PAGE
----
At this point of the season, virtually everything you could write about a baseball team has to be prefaced by the qualifier, “it’s early.”
So to call a late April series between the Detroit Tigers and Kansas City Royals an important one is probably overreacting a bit. After all, it’s early.
But 18 games into the season, the Royals are a “surprise” with a 10-7 record and a slim one-game first-place lead in the AL Central. The Tigers are a “disappointment” with a 9-9 record that has them 1.5 games behind Kansas City in the division.
The Royals roll into Detroit on a high note, having swept a Sunday doubleheader at Fenway Park with the goodwill of an entire nation directed toward Boston. The Red Sox had won seven in a row and looked to be emerging as a contender in the AL East.
The Tigers staggered back home licking some wounds after suffering a three-game sweep in Anaheim to the Los Angeles Angels. The Angels were strugg-a-ling at 5-10, leaving them six games behind the first-place Oakland Athletics in the AL West and buckling under heavy expectations.
The fear going into last weekend’s series, of course, is that the Angels could right themselves at the Tigers’ expense as Detroit neared the end of a nine-game West Coast road trip. That’s exactly what happened, with the Angels crushing Tigers pitching in two of the three games. Detroit was outscored 18-1 in the first two games of the series.
Getting swept in Anaheim ended the road trip on a bad note. After winning two of three in Oakland and Seattle, this had the look of a successful West Coast swing for the Tigers. Even better, Detroit got that trip out of the way early in the season.
However, the schedule could end up making a bad thing worse for the Tigers this week.
If the Royals stay hot and win this series, that nudges Detroit a bit further down the AL Central standings with the Atlanta Braves coming to town for the weekend. More importantly, a series win — even in late April — could help give Kansas City some confidence that they can hang with the consensus favorite in the division.
Of course, the Tigers could pull themselves together against the Royals over the next three games, which would obviously be the best result. Detroit went 13-5 versus K.C. last year. Beating up on the lower-tier clubs in the division is a big reason why the Tigers were able to eke out a division title.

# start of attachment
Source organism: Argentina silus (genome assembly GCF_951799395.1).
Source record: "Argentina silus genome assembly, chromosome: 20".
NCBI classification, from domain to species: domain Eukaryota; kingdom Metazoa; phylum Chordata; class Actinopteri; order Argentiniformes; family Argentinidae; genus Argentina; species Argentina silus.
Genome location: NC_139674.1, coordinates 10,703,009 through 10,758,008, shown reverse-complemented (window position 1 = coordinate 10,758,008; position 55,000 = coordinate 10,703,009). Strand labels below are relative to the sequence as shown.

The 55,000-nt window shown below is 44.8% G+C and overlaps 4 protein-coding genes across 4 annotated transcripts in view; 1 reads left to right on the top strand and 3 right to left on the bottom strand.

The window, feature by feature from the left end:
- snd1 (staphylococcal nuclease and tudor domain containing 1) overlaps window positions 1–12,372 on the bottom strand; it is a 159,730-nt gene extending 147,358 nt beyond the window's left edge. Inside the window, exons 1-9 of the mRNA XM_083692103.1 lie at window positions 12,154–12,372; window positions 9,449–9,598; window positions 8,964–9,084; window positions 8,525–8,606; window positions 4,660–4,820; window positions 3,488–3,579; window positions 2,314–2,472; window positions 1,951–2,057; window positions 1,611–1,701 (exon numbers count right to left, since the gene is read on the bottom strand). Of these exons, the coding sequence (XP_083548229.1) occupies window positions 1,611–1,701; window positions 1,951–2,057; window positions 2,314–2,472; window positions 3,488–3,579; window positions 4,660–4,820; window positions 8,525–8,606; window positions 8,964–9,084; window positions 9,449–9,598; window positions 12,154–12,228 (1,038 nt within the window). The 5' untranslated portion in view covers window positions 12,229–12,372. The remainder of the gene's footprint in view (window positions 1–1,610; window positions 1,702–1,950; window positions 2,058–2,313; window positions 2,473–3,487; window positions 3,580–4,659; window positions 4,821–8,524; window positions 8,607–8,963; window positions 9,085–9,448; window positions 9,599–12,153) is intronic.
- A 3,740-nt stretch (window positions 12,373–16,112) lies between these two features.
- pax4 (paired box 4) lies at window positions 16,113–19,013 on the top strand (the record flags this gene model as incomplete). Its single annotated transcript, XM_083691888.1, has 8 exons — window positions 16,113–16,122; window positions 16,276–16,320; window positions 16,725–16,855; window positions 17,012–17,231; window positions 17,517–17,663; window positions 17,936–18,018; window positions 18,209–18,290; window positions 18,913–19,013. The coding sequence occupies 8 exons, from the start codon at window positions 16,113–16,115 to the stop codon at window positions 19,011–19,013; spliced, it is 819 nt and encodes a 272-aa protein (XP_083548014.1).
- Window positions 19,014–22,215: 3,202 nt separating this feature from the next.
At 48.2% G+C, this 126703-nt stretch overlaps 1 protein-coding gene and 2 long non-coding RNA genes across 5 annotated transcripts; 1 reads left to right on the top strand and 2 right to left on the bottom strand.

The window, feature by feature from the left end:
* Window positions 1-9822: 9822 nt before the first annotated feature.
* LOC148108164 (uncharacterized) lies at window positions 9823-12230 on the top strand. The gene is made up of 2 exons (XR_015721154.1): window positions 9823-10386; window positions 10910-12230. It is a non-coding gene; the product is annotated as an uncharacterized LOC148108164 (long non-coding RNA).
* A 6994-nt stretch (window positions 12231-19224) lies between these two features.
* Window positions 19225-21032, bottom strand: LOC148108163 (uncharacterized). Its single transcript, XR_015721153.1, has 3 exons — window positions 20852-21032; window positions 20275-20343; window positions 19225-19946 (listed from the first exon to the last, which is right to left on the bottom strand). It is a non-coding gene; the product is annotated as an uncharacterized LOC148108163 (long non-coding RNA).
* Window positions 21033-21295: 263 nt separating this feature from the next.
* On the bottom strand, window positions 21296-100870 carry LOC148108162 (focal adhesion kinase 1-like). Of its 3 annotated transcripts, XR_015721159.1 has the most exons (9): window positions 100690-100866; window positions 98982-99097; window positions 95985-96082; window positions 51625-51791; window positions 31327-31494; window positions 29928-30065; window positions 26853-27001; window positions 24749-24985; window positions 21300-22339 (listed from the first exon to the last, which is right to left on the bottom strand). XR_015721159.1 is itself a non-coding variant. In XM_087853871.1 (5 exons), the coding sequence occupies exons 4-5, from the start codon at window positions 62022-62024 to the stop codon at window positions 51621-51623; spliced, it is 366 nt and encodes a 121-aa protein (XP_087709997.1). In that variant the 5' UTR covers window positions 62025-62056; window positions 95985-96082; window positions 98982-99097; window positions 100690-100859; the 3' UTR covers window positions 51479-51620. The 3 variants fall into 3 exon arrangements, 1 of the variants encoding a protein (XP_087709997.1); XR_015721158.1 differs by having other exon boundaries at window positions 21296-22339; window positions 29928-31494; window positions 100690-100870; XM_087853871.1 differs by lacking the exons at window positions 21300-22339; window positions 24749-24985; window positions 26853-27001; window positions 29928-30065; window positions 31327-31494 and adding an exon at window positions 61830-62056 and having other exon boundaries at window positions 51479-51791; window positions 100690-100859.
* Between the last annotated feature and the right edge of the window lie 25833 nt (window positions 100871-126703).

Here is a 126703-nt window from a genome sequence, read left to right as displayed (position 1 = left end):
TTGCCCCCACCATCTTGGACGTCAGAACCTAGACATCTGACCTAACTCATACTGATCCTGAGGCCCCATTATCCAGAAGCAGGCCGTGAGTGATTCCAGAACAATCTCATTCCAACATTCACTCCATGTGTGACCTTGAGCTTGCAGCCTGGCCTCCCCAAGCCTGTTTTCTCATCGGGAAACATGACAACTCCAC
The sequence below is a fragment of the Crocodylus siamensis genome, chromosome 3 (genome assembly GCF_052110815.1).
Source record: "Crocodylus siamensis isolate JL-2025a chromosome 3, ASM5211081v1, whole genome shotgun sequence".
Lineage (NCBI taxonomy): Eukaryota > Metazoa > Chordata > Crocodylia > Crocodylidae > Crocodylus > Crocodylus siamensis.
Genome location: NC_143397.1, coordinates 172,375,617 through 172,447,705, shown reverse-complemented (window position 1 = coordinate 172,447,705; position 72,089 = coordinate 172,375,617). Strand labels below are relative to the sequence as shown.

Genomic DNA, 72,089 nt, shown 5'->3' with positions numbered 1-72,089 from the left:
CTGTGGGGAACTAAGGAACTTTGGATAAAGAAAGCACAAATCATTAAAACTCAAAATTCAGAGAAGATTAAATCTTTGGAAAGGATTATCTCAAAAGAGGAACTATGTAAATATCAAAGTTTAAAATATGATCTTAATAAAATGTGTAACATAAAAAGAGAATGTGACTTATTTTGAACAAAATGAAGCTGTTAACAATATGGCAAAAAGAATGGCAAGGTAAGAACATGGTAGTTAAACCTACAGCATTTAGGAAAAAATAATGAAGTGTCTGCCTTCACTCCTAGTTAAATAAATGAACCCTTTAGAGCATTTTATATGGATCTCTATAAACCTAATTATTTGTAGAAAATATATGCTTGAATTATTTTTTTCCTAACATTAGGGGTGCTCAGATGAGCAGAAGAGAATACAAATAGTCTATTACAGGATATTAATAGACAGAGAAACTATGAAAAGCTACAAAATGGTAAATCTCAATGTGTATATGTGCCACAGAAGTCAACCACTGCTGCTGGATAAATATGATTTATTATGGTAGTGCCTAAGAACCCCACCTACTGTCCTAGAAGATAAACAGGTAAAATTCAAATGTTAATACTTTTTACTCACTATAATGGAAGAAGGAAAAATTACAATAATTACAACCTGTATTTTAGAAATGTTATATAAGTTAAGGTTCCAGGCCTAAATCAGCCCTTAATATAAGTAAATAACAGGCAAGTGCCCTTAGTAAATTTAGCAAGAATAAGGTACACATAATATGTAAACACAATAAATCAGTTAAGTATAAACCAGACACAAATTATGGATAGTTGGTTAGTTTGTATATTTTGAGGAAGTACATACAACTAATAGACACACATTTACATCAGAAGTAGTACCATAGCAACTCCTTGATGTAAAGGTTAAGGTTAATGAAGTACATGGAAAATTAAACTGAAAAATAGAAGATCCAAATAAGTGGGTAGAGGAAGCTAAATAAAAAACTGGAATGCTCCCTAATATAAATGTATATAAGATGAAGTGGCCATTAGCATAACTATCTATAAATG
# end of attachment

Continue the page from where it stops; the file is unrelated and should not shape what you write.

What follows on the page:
But the Royals team that’s visiting Comerica Park for the next three games really does look like a different team. Maybe they’re still a trendy sleeper pick in the division — even in the league.
Yet as of right now, the changes general manager Dayton Moore made to his starting rotation appear to be paying off in a big way.
Trading top prospect Wil Myers (and three other prospects) to the Tampa Bay Rays for James Shields and Wade Davis looked like a short-sighted deal at first glance. Was it really worth giving up a potential star for the short-term fix of a top-of-the-rotation starting pitcher who wasn’t really an ace?
After four starts, however, Shields has yielded the desired results for the Royals’ rotation. Though he has a 1-2 record, he’s allowed nine runs in 27 innings for a 3.00 ERA. Shields has also racked up 28 strikeouts in that span versus just six walks. He’s been the No. 1 starter K.C. was seeking.
But Davis arguably may have been the more important acquisition. For one thing, he’s 27 years old — four years younger than Shields. And with three club options in his current contract, he could be under club control through 2017.
Davis has been excellent in his first three starts, going 2-0 with a 2.25 ERA. Though he’s allowed 18 hits in 16 innings, the right-hander has struck out 15 batters and walked only three. Davis will pitch the series opener for K.C., matched up against Max Scherzer.
One more addition that Moore made that’s paid off so far is Ervin Santana. During the past two seasons with the Angels, he didn’t look too impressive, pitching like a fifth starter. But whether it’s because he’s healthier, refined his game, needed the ol’ change of scenery or is simply pitching more efficiently, Santana has been a new pitcher for the Royals. He has a 2.48 ERA after four starts, striking out 26 batters in 29 innings with just five walks.
However, with Scherzer, Justin Verlander and Anibal Sanchez set to pitch in this series, the Tigers appear to have the pitching advantage. Additionally, the Royals’ offense hasn’t matched the performance of the pitching staff thus far.
Outfielders Alex Gordon and Lorenzo Cain, along with shortstop Alcides Escobar, are off to strong starts, giving Kansas City the offense it needs.
But first baseman Eric Hosmer hasn’t shaken off his poor sophomore season, compiling a .629 OPS with no home runs in 52 plate appearances. Third baseman Mike Moustakas is batting .158 and slugging just .193 (!). Billy Butler is hitting .216, but leads the Royals with three homers, 12 RBI and 12 walks and is a certified Tigers killer.
With the Tigers and Royals scheduled to play another 16 games after this week’s three-game set, it doesn’t make sense to place too much importance on the outcome of this series. But losses in April obviously still count and can end up haunting a team in September.
Asserting themselves over the upstart Royals would make a strong statement for Detroit early in the season and help stave off the early-season funks that have made the AL Central races closer than they should’ve been over the past two seasons.
The Tigers should take the opportunity to put the sleeper pick to sleep.